As a freshman at Piedra Vista High School, Quinn Yost played in one event in the spring for the boys golf team.
That doesn’t seem like a special feat, but when you consider what Yost had to go through in March it proved to be extraordinary and a moment that made him stronger.
On March 3, Yost suffered a broken right leg in a skiing accident. He endured pain, surgery and rehabilitation, yet made it back to the team, gaining clearance the week before the state tournament in May.
The adversity that taught him a great deal about patience compelled him to write a meaningful essay for the CoBank PEAK Performers contest, a leadership and golf performance program for elite teens across the nation. Yost shared his unique story as part of the First Tee program. He was one of nine selected to take part in a four-day golf academy hosted by World Golf Hall of Famer Nick Faldo next month at the Terranea Resort and Trump National Golf Course in Rancho Palos Verdes, Calif.
The First Tee, a youth sports organization that grows the game of golf, has nine core values to help develop juniors: honesty, integrity, sportsmanship, respect, confidence, responsibility, perseverance, courtesy and judgment. Yost proved to be a great example of perseverance.
“I persevered through my leg and I was able to play in the state tournament,” Yost said. “I worked through and fought through it and it helped me a lot.”
Yost said he was “so happy” to find out that he was selected.
“I’ve never really met someone that famous,” Yost said of Faldo. “I get to play golf with him and that’s just cool to think about. I don’t think I ever had this feeling before. I’m going to try to soak in everything from him and use it on the golf course, and hopefully become a better golfer because of it.”
Yost, 15, is no stranger to the First Tee program of San Juan County. He’s basically been a part of it since he was a baby. His father, Thomas, became executive director of the First Tee of San Juan County in 2005. He continues to work as program director and coach.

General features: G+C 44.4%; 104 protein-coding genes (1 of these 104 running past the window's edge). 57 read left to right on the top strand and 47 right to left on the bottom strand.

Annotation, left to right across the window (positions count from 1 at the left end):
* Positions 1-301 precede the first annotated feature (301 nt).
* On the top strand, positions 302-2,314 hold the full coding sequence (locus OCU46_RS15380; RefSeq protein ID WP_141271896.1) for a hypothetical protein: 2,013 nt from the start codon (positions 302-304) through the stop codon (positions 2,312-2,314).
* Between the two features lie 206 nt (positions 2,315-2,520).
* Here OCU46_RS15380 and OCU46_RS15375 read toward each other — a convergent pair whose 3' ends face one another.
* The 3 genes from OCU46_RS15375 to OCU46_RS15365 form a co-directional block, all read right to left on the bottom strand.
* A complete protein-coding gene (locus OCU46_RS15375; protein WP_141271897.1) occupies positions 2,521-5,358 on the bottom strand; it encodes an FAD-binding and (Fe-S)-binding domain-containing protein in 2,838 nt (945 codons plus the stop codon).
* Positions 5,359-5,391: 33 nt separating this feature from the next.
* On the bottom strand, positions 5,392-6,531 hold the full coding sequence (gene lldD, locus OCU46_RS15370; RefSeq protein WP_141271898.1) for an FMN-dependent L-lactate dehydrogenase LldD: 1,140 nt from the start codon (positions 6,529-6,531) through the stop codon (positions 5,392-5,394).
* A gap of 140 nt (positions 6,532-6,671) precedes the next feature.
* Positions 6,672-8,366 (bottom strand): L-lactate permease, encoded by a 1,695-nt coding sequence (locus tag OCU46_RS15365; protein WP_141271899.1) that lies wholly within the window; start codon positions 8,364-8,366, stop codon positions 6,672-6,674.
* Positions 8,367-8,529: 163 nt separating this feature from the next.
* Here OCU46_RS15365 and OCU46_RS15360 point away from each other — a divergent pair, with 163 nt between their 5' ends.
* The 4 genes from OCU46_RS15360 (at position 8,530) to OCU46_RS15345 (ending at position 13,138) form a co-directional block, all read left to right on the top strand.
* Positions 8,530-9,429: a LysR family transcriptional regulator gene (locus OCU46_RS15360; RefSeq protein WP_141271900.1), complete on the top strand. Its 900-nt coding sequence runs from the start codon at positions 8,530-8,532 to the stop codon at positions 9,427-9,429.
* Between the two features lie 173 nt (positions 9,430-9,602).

Golf has always been a big part of Yost’s life. That’s why it hurt so much when it was taken away from him after the injury.
“My dad had me swinging golf clubs when I was 2, probably,” Yost said. “I just stayed around it my whole life. I don’t even remember when I started to be honest, but I was young. I’ve always enjoyed the sport.”
Yost said he’s not at full strength, instead at about 90 percent. He tries to stay positive, knowing that the injury could have been a lot worse. Still, what it was, he was left homebound for a week after the injury. Then he had to restart the process because he needed surgery two weeks later.
Yost was excited to get back to the golf course and was grateful he was cleared just in time for the state tournament. He finished tied for 17th and helped Piedra Vista repeat as the 5A state champion.
“I definitely did not play my best,” Yost said. “It was tough.”
Yost said he took pride that he was simply able to compete after recovering from the skiing accident.
He hopes to be at 100 percent when Piedra Vista plays in the prestigious Antigua National High School Invitational Aug. 29-31 at Whirlwind Golf Club in Chandler, Ariz. PV will be a team in transition as the Diehl brothers, Tyler and Trey, who finished second and third in state, respectively, have graduated and moved on to New Mexico State.
Yost is planning to improve his skills through the golf academy with Faldo Aug. 21-24.
He actually wrote three essays as part of the contest, about how the First Tee impacted him; how the nine core values applied to him; and his community service in the county.
On Friday mornings during the summer, Yost said he volunteers for the Special Olympics program at Riverview Golf Course in Kirtland.
“We’re thrilled to have Quinn representing our local chapter of the First Tee,” Tina Pacheco-White, executive director of the First Tee of San Juan County, said in a release. “Quinn has been given a fantastic opportunity to be mentored by Faldo, a golf legend with six major championships and more than 40 tournament victories, and grow, not only as a golfer, but as a young leader in the community.”